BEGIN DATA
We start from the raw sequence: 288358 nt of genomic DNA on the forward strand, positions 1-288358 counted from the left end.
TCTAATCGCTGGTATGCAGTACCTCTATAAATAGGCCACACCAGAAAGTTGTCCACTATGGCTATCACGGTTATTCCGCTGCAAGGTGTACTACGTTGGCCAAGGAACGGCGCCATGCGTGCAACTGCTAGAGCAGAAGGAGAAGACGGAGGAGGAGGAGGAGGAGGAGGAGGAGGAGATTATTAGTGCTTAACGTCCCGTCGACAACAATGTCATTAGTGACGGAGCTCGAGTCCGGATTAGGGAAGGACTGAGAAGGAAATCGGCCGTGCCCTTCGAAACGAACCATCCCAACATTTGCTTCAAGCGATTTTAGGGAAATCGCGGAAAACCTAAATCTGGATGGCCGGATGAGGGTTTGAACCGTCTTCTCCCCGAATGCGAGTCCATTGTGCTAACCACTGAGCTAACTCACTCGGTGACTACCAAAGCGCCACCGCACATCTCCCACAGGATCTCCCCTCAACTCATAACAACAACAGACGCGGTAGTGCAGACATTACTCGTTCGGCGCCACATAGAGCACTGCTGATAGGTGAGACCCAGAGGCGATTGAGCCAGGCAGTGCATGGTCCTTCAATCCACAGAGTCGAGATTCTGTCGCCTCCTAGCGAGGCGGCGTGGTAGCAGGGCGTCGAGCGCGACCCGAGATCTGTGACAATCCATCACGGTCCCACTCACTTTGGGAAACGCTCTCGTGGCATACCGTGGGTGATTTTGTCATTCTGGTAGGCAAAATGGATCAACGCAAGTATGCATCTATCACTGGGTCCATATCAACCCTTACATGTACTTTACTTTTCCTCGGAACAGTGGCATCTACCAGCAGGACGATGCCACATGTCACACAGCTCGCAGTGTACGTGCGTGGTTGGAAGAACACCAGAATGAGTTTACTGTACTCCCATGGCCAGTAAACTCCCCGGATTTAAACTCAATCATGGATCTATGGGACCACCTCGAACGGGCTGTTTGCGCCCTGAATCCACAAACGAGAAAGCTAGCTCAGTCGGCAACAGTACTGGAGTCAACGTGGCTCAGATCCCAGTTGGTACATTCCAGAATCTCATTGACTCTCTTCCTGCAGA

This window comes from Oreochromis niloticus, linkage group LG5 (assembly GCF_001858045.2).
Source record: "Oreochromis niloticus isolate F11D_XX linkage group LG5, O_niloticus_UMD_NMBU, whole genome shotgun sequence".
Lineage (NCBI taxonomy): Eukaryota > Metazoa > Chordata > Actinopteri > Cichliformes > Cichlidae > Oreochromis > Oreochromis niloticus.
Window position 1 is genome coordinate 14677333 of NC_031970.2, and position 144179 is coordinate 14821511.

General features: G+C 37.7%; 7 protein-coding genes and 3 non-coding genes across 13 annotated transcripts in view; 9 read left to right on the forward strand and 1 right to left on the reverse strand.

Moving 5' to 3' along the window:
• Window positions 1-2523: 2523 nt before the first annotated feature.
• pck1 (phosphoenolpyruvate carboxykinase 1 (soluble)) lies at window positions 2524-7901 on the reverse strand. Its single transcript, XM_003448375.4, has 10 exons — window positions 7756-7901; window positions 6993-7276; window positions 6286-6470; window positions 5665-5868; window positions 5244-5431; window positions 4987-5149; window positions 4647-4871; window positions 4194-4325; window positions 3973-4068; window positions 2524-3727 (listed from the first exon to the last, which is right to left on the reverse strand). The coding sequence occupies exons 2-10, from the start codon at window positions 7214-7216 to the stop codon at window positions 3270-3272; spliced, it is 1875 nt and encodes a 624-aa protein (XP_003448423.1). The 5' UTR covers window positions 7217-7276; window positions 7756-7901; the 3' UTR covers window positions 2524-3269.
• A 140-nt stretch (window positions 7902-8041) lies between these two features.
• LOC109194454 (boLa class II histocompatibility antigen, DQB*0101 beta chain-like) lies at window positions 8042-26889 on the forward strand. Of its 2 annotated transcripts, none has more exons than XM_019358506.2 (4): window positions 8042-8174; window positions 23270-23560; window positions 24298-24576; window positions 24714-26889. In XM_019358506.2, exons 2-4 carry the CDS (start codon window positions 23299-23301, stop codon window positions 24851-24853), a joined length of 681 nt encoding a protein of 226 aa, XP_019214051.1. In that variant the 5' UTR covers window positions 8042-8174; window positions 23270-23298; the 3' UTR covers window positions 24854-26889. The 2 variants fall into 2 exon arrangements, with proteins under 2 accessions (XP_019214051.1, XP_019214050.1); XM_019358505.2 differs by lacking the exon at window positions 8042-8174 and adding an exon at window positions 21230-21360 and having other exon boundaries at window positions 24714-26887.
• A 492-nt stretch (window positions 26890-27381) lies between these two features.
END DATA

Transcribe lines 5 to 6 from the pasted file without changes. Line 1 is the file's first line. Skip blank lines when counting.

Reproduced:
Lineage (NCBI taxonomy): Eukaryota > Metazoa > Chordata > Actinopteri > Cichliformes > Cichlidae > Oreochromis > Oreochromis niloticus.
Window position 1 is genome coordinate 14677333 of NC_031970.2, and position 144179 is coordinate 14821511.